Connecting lengths of chain together is relatively easy if the joint does not have to pass through a windlass. The biggest problem to be faced may be finding a shackle with an end sufficiently small to pass through the eye of the chain, so that sometimes it may be necessary to use two shackles fitted back-to-back.
A few patent connectors are available for the job, such as the Mid-link, Quick-link, Lok-a-Loy and others. This photo shows one of this type. Although strong enough for anchoring they will not pass through a gypsy and tend to rust quickly
However, if the chain is used with a windlass none of these solutions is possible. The only method available is to use a pair of specially
designed C-links that can be riveted together, forming a link of the same dimensions as the chain. During the testing of anchor
connectors, see YM May 2006, two C-links were tested to destruction but their Ultimate Tensile Strength (UTS) was disappointing,
being less than half the value of the chain. Both links were bought cheaply at UK chandleries.
In view of this poor performance we decided to investigate whether C-links bought from specialist sources, both in UK and abroad,
would give better reliability than the standard items. The Internet was able to provide a number of sources, both from yachting or lifting
and hoisting suppliers, who supplied a variety of links. Many were made in USA, so postage costs need to be added if following this route.
A problem that immediately became apparent was that, although only 5/16 in or 8 mm links were purchased, they were not the same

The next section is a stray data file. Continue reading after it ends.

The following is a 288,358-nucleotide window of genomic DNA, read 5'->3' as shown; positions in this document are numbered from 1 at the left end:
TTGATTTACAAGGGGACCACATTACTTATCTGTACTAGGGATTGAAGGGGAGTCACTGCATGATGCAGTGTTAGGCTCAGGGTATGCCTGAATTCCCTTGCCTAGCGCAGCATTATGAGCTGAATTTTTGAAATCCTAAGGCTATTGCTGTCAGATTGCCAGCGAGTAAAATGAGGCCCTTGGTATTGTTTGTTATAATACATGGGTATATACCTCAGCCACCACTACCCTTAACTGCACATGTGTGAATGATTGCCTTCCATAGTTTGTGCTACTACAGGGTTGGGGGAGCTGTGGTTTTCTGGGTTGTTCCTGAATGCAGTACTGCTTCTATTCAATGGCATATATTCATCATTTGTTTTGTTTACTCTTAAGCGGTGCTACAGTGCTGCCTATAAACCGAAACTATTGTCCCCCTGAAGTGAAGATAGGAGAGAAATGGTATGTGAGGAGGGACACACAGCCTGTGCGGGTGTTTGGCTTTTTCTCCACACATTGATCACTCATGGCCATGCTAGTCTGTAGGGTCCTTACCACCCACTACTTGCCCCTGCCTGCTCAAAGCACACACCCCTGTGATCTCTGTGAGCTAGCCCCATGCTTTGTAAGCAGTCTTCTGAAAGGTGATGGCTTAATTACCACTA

size as DIN 766 calibrated chain. The wire size was correct but the link size was often larger than a chain link. Fortunately, most gypsies
can cope with a single link that is bigger than the chain links. During research for this article I discovered that my own anchor chain was
joined using a larger C-link. It had been in use with two windlasses for many years.
DIN 766 chain dimensions
Nominal wire thickness d (mm)
Internal length t (mm)
External width b (mm)
External length e (mm)
Similar to Crosby
What was tested
Safe Working Load
5/16 in. Connecting link.
West Marine www.westmarine.com
Forged, heat treated carbon steel
5/16 in. G-335 ‘missing link’
Selby Eng and Lifting Safety, Leeds
Forged, quenched and tempered carbon steel
5/16 in. Suncor 316-NM
Bosun Supplies www.bosunsupplies.com
Forged, stainless steel
Maillon a river Inox
Cast, bright stainless steel
(G 30 refers to Grade 30)
Cast, low carbon steel
Italy, 5/16 in.
Cast, low carbon steel
Cast, low carbon steel
8 mm chain
BS 6405 Grade 30 6156-30
Low carbon steel
Note that these links and the chain have a safety factor of 4. The Safe Working Load (SWL) is therefore one quarter of the Ultimate
Tensile Strength (UTS). Use of this equipment at loads higher than the SWL is not recommended and C-links should generally not
be used in lifting equipment, although the Crosby links came with a certificate from the supplier approving their use in lifting applications.
All links were corrosion resistant, either by being galvanised or by being manufactured from stainless steel.
We made up test pieces using 8 mm links joining two short lengths of 10 mm chain, to ensure that the link would break before the chain
did. In one case only, the single un-named 8 mm link, we used 8 mm chain because the link was too small to pass over the 10 mm wire
thickness. Each test piece was then pulled to destruction in a 50 tonne Dennison tensile test machine, at a constant strain rate of 1 mm
Most links were tested in duplicate
We also pulled a length of 8 mm chain for reference purposes.